Implementing Application Initialization on IIS 7.5

Another great post by Terri over at OrcsWeb that I think you’ll find beneficial. Here’s a brief intro and a link to the full post…

Microsoft has released a new module for IIS 7.5 which provides the ability to ‘warm-up’ an application and provide a ‘pretty’ page to the end-user until the application is fully loaded and ready to serve content. It is difficult to determine that this module has been installed without checking your Programs and Features or Web Platform Installer. This post will explain how to implement this functionality on IIS 7.5…

http://www.orcsweb.com/blog/terri/implementing-application-initialization-on-iis-7-5/

Happy hosting!

Orchard: Custom Content in Sub-Folders

Orchard doesn’t seem to like anything in it’s web root except for it’s own content. Try it out – create a folder (I created /TestContent/) and then put a test from there (I created test.html) and try to access it. You’ll get a 404 error. Orchard “traps” all requests and effectively kills them if it doesn’t like them. That’s a bummer though if you want to drop some custom content on your site somewhere for some reason. Let’s see what we can do about it.

I created a default Orchard site. No changes and running the default recipe selected during the initial configuration.

I created a folder named “TestContent” so that it would be available at <orchardsite>/TestContent/

I created a simple HTML file named “test.html” so that it would be available at <orchardsite>/TestContent/test.html

I confirmed that I got a 404 error trying to access the file.

OK. So now let’s see what we can do to fix this issue. There was a lot of research and testing for a solution and I spare you those details and just show how I got past the error.

I surrounded <system.web> and <system.webServer> with location tags to prevent the settings from pushing to all subfolders…

<location inheritInChildApplications="false">
  <system.web>
    ...
  </system.web>
</location>
...
<location inheritInChildApplications="false">
  <system.webServer>
    ...
  </system.webServer>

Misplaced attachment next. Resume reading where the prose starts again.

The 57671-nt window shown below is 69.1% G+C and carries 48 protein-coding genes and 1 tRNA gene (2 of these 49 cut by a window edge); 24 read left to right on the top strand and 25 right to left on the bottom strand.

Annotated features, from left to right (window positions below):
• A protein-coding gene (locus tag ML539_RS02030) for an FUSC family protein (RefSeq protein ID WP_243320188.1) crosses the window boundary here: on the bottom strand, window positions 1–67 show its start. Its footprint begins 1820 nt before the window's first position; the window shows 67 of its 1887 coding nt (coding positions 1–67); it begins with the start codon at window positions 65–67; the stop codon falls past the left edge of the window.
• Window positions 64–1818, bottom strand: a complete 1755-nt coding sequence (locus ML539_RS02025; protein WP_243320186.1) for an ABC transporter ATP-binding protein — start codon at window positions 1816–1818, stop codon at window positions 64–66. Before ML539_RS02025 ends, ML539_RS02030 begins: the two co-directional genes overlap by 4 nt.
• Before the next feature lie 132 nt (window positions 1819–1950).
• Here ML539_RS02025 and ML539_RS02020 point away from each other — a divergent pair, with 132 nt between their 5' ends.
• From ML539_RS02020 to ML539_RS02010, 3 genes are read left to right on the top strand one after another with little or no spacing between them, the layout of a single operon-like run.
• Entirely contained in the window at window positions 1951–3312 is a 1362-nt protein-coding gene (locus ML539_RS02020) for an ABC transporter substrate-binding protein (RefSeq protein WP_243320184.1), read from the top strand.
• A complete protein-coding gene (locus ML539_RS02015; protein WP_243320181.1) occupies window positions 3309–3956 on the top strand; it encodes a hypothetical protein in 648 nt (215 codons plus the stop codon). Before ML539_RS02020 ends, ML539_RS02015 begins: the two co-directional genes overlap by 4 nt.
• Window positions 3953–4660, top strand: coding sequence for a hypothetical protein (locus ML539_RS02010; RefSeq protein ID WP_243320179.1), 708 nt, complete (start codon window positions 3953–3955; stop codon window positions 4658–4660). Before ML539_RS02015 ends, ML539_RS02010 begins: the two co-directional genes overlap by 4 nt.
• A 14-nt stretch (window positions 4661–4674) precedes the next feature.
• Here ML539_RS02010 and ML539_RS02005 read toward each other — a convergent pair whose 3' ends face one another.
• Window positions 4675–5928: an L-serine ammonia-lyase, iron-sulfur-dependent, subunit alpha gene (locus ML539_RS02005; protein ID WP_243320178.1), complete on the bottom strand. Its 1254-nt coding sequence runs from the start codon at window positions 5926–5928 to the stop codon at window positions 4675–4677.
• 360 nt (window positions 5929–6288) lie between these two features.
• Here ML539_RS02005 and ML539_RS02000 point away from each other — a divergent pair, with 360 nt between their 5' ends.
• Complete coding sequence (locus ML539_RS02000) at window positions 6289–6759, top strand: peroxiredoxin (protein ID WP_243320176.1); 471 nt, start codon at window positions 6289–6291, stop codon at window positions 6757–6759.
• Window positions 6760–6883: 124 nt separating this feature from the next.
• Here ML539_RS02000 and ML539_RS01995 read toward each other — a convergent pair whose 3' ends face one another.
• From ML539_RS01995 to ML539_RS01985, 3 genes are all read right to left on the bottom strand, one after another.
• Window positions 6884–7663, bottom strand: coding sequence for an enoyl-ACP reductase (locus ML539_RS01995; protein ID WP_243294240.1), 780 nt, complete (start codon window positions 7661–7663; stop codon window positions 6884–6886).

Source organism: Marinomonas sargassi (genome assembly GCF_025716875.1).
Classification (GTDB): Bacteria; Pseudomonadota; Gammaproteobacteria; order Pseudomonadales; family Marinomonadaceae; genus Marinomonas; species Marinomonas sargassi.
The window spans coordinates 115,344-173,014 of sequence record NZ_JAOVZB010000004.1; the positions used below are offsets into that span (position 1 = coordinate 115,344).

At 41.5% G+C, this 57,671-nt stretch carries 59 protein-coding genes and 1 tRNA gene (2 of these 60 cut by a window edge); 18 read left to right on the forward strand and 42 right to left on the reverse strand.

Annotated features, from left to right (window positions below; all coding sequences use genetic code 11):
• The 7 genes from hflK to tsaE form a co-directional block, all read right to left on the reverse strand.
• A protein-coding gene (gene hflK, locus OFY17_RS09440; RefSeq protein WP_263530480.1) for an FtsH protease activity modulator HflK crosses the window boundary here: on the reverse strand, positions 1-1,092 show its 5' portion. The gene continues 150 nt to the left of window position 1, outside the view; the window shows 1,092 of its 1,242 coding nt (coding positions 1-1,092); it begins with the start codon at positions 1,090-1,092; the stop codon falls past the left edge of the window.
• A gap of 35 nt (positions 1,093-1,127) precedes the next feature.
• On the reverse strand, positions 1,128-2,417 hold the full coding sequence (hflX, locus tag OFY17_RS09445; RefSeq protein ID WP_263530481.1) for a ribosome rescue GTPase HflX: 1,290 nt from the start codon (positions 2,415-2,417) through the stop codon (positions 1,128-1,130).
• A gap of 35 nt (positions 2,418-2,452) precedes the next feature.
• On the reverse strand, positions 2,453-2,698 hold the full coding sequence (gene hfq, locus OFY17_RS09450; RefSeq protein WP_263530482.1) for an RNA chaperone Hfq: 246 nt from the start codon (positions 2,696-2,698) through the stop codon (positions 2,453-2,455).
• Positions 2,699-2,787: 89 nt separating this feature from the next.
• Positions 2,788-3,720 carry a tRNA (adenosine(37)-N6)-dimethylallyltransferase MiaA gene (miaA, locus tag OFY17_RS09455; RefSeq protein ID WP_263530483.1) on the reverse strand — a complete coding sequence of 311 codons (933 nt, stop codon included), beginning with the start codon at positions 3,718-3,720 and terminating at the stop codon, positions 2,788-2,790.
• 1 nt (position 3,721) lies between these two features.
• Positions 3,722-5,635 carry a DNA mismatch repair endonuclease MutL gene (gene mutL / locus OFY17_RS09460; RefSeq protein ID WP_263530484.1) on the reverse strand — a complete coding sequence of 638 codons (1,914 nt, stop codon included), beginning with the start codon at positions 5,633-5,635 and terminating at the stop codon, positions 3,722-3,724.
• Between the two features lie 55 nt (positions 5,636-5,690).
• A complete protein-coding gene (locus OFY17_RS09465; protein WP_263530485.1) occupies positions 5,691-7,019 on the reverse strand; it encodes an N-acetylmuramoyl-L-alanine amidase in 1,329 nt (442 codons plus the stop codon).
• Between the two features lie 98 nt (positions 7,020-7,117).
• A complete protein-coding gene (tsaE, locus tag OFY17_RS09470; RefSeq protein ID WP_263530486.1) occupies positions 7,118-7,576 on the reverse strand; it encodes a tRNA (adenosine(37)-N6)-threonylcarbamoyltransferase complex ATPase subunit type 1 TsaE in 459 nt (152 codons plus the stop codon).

</location>

I also converted the /TestContent/ folder to an application in IIS. This can be done via many hosting control panels or directly through IIS (either on-server or via the IIS7 Remote Management tool).

Convert a folder an to application in IIS

Great, now my test URL works! But it seems also that the formatting within Orchard has broken. So…

I added another section to the web.config file. This time just below the ending location tag that I wrapped around the system.webServer section.

...
</system.webServer>
</location>
<!--
EDIT: Adding this next section to "fix" the Orchard formatting
-->
 <location path="Themes">
   <system.webServer>
     <validation validateIntegratedModeConfiguration="false" />
     <handlers accessPolicy="Script">
       <remove name="StaticFile" />
     </handlers>
   </system.webServer>
 </location>
 <location path="Core">
   <system.webServer>
     <validation validateIntegratedModeConfiguration="false" />
     <handlers accessPolicy="Script">
       <remove name="StaticFile" />
     </handlers>
   </system.webServer>
 </location>
 <location path="Media">
   <system.webServer>
     <validation validateIntegratedModeConfiguration="false" />
     <handlers accessPolicy="Script">
       <remove name="StaticFile" />
     </handlers>
   </system.webServer>
 </location>
 <location path="Modules">
   <system.webServer>
     <validation validateIntegratedModeConfiguration="false" />
     <handlers accessPolicy="Script">
       <remove name="StaticFile" />
     </handlers>
   </system.webServer>
 </location>
<!--
EDIT: Adding the above section to "fix" the Orchard formatting
-->
 <runtime>
...

And then the Orchard formatting started working again… And the test page in the test folder still worked!

Problem solved? I think so. It seems that this solution works great for me. If you have a different experience with this solution please let a comment and share with the world.

Happy hosting!